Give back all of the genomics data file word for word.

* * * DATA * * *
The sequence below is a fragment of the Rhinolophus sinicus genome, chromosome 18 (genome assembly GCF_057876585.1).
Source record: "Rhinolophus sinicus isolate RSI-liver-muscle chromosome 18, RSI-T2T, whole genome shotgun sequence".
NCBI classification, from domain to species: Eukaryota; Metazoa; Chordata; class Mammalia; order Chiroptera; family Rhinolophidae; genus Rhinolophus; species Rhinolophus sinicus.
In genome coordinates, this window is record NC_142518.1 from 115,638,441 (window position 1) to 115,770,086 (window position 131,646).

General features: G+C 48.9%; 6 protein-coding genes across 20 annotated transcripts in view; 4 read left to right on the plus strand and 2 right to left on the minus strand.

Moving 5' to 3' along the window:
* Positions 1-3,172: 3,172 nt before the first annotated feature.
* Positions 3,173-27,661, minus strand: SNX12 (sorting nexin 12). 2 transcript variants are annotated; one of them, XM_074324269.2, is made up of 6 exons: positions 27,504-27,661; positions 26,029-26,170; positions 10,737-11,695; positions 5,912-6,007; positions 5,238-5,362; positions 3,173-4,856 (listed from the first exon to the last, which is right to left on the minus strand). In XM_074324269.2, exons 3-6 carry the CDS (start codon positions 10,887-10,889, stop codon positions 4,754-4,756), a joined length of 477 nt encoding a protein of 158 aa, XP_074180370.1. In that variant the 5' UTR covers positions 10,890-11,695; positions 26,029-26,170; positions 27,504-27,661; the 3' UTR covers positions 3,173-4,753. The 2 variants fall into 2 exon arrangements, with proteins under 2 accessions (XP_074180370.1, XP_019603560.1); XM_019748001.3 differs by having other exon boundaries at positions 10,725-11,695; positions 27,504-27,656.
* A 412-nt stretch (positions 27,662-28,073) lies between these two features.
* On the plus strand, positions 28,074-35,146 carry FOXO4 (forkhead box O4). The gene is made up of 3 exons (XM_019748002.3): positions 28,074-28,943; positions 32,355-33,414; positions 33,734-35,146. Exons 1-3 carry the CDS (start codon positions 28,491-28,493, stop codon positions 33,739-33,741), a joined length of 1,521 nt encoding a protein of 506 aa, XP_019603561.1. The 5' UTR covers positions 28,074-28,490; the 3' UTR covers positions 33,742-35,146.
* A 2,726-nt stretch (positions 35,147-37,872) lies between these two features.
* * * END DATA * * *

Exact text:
The sequence below is a fragment of the Rhinolophus sinicus genome, chromosome 18 (genome assembly GCF_057876585.1).
Source record: "Rhinolophus sinicus isolate RSI-liver-muscle chromosome 18, RSI-T2T, whole genome shotgun sequence".
NCBI classification, from domain to species: Eukaryota; Metazoa; Chordata; class Mammalia; order Chiroptera; family Rhinolophidae; genus Rhinolophus; species Rhinolophus sinicus.
In genome coordinates, this window is record NC_142518.1 from 115,638,441 (window position 1) to 115,770,086 (window position 131,646).

General features: G+C 48.9%; 6 protein-coding genes across 20 annotated transcripts in view; 4 read left to right on the plus strand and 2 right to left on the minus strand.

Moving 5' to 3' along the window:
* Positions 1-3,172: 3,172 nt before the first annotated feature.
* Positions 3,173-27,661, minus strand: SNX12 (sorting nexin 12). 2 transcript variants are annotated; one of them, XM_074324269.2, is made up of 6 exons: positions 27,504-27,661; positions 26,029-26,170; positions 10,737-11,695; positions 5,912-6,007; positions 5,238-5,362; positions 3,173-4,856 (listed from the first exon to the last, which is right to left on the minus strand). In XM_074324269.2, exons 3-6 carry the CDS (start codon positions 10,887-10,889, stop codon positions 4,754-4,756), a joined length of 477 nt encoding a protein of 158 aa, XP_074180370.1. In that variant the 5' UTR covers positions 10,890-11,695; positions 26,029-26,170; positions 27,504-27,661; the 3' UTR covers positions 3,173-4,753. The 2 variants fall into 2 exon arrangements, with proteins under 2 accessions (XP_074180370.1, XP_019603560.1); XM_019748001.3 differs by having other exon boundaries at positions 10,725-11,695; positions 27,504-27,656.
* A 412-nt stretch (positions 27,662-28,073) lies between these two features.
* On the plus strand, positions 28,074-35,146 carry FOXO4 (forkhead box O4). The gene is made up of 3 exons (XM_019748002.3): positions 28,074-28,943; positions 32,355-33,414; positions 33,734-35,146. Exons 1-3 carry the CDS (start codon positions 28,491-28,493, stop codon positions 33,739-33,741), a joined length of 1,521 nt encoding a protein of 506 aa, XP_019603561.1. The 5' UTR covers positions 28,074-28,490; the 3' UTR covers positions 33,742-35,146.
* A 2,726-nt stretch (positions 35,147-37,872) lies between these two features.